French director Agnes Varda at 61 is very much the same woman she was more than 20 years ago when she first came to Hollywood. She herself admits to no great sense of time passing, except in the maturing of her children, Mathieu, who co-stars in her new film, “Kung Fu Master!” and is now going on 17, and Rosalie, 31, who designs costumes for the opera.
Varda is short, compact, dresses simply and speaks with the wit and the matter-of-factness of her films, which include “Cleo from Five to Seven,” an early work in France’s New Wave, and the more recent “One Sings, the Other Doesn’t” and “Vagabond.” Varda still wears her dark hair in a short Dutch bob, and her gaze is as direct as ever.
In her Chateau Marmont cottage, Varda complained about the unreliability of the TV, the phone and the plumbing, “but I love it. I love so much to be here. Los Angeles is where I feel good.” Yet in returning to Los Angeles, where she and her husband, director Jacques Demy, lived and worked in the late ‘60s and for various periods thereafter, Varda found herself full of contradictions.
She hated leaving her husband, currently stricken with a severe case of phlebitis; she hated being able to stay only long enough to promote “Kung Fu Master!”; and it disturbed her to find that in America the fight for a woman’s right to have control over her own body was having to be fought all over again.
As a sophisticated Frenchwoman, Varda is not about to allow her picture to be described as controversial simply because it involves an affair between a 40-year-old woman, played by Jane Birkin, and a 15-year-old (Mathieu Demy), who is one of her daughter’s classmates. “I don’t see it as controversial,” said Varda, with a firm, contemptuous dismissal. “I see it as off-center. Such relationships allow people to become different persons, to escape themselves. For the woman it was a chance to come back to the time of her adolescence, a much deeper need in her than sex. And it allows you to see what the boy needs. Boys want so much to become men, and all society tells them is to be good, to get good grades and to straighten their rooms.”
“Kung Fu Master!” grew out of “Jane B. by Agnes V.,” which Varda describes as an essay on Birkin, a film portrait of the British actress and singer who has long resided in France. “I was trying to invent a new category. I was asking, what is an actress? How can she be herself? I showed her in excerpts of films that she’s never done. I made her play Jeanne of Arc, a woman of the Renaissance and Stan Laurel. (Noted Italian actress Laura Betti played Hardy.) Jane said, ‘You made me do all these different women. Why for once can’t I be myself? With my kids, wearing jeans and no make-up.’
“You remember, Jane was one of the models in ‘Blow-Up,’ and she’s done a lot of French comedies that haven’t been seen here. Then there was that famous song, ‘I See You . . . Neither Do I,’ she did with Serge Gainsbourg where they did all those noises of love-making. It got banned by the Vatican. The Italian distributor even went to jail. After that, she was never received in Great Britain.
“Meanwhile, she had a lot of children--three by three different men--and became a grandmother. She’s beloved by everybody in France, half the audience at her concerts is under 18. I couldn’t believe it! But she doesn’t behave like a frightening woman to young people. She’s like a loving sister to them.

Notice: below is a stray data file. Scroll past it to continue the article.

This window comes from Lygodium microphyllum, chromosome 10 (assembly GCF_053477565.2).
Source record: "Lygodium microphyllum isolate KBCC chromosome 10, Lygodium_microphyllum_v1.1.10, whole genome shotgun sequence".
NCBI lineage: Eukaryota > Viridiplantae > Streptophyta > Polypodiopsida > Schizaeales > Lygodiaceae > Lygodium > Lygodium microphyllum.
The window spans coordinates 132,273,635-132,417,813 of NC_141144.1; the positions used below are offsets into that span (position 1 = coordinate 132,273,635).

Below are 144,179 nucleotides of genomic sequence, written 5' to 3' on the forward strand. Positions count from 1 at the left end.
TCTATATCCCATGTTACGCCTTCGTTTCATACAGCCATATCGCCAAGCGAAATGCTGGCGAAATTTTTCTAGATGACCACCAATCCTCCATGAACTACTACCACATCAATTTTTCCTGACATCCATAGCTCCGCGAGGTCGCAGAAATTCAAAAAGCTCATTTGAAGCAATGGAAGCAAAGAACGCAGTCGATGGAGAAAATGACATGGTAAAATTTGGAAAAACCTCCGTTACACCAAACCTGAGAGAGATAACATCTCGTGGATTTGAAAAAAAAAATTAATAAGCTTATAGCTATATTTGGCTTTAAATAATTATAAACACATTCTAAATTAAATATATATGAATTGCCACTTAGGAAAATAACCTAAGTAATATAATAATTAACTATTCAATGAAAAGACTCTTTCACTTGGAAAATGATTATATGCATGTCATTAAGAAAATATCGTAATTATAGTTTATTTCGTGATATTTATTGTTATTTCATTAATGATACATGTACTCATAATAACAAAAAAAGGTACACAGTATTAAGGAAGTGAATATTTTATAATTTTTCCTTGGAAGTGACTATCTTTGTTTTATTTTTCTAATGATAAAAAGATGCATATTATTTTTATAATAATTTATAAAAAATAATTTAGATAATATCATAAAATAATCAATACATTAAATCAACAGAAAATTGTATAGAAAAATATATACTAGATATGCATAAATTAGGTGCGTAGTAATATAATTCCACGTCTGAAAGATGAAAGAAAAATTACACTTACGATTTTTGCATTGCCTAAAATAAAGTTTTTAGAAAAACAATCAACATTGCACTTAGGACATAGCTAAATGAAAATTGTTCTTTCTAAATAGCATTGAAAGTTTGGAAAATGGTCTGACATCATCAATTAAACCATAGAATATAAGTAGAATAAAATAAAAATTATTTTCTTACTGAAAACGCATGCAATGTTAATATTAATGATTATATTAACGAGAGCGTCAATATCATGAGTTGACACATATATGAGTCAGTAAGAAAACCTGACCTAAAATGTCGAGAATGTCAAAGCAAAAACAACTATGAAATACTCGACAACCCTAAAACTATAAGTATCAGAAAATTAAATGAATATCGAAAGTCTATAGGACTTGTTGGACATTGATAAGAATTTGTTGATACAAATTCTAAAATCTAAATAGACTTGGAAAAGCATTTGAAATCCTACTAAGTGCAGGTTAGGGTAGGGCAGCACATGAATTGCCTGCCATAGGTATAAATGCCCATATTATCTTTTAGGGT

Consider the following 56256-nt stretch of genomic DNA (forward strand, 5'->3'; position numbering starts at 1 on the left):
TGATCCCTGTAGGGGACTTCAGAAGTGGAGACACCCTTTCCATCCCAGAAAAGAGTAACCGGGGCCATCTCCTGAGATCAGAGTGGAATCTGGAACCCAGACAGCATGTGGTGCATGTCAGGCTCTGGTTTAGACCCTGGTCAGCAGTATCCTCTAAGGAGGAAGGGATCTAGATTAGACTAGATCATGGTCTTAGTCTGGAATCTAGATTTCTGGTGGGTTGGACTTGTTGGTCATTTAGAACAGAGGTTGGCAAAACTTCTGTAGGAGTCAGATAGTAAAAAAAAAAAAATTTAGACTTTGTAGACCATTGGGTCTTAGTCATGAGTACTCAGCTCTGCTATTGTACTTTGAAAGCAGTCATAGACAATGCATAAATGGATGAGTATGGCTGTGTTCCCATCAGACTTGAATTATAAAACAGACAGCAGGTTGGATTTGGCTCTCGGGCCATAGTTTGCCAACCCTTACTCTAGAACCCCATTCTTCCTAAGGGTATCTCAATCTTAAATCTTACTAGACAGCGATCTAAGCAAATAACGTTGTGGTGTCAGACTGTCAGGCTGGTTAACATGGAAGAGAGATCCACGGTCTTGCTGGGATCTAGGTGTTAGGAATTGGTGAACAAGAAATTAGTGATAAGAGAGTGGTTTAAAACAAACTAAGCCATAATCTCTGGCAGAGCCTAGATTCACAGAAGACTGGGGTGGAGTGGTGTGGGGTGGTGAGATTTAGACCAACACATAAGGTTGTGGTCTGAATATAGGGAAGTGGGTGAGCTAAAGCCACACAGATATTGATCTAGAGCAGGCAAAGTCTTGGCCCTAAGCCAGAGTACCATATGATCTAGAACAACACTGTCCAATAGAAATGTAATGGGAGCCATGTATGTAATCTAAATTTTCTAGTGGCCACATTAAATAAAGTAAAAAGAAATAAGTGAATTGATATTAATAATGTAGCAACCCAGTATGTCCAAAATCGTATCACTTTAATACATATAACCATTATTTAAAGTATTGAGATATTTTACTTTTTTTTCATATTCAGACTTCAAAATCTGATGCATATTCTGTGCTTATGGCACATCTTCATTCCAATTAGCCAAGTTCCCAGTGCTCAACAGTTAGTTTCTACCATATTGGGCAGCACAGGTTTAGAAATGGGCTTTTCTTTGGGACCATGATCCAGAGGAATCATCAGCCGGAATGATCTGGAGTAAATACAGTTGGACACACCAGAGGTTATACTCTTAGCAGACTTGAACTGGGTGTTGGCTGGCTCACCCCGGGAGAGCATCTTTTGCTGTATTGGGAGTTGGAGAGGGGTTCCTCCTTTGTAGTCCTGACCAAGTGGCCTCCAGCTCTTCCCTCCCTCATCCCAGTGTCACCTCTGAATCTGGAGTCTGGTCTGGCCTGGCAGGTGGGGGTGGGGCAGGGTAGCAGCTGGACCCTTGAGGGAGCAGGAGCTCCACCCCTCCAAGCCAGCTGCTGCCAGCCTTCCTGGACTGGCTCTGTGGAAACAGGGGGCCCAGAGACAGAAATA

“Anyway, she very shyly handed me a 10-page treatment which became the premise of ‘Kung Fu Master!’ She’s very sentimental. What she wrote for herself was very good, but the boy in the story was a ghost. She saw him as ‘Camille.’ I said, ‘Well, forget it. This is 1987-88. Forget the Marguerite Gauthier boy. I buy your sentimentality and nostalgia for adolescence, and I’ll write the boy. It will be a woman in love with a boy not yet a man, but he would be passionate for video games.’ Video games are important because they embody myths: David and Goliath, the pursuit of the Holy Grail, the freeing of Andromeda, the journey of Ulysses.
“They both want escape, but freedom is an illusion, as we all know. It’s an impossible love, but in terms of what it liberates in each of them, it’s good. The boy doesn’t have to be a man, they don’t have to be a couple, and that’s where they really meet.
“So I said to Jane, ‘You bring the woman, and I’ll bring the boy and the society of today.’ Kids have always been curious about sex and interested in love. It’s always been difficult to be 14 or 15, but with AIDS the pressure is so much worse. I told Jane that I respected her feelings about wanting to be what she wanted to be and that she could be as near as possible to being herself, but that the story would be a fiction--with the texture of reality. We shot in her house with her own children playing her children, and her own parents in London playing her parents.”
“Kung Fu Master!” was not the first time she directed her own son--he played the child in her short 1981 narrative, “Documenteur” (“An Emotion Picture”), shot in Venice, Calif., in 1981--but it may be the last.
“He says he doesn’t want to become an actor,” said Varda. “He says that only if he doesn’t succeed in anything else he’ll become an actor because it’s the easiest thing in the world. His father and I are very amused at that.”
Varda resists the notion that she has come into her own in the past decade. “After 35 years I still have a hard time finding money,” she said. “But I only make films that I love. Can you imagine the freedom that represents? All over the world people come up to Jacques and me and tell us how much they have loved our films. This is the real reward of the real artist.”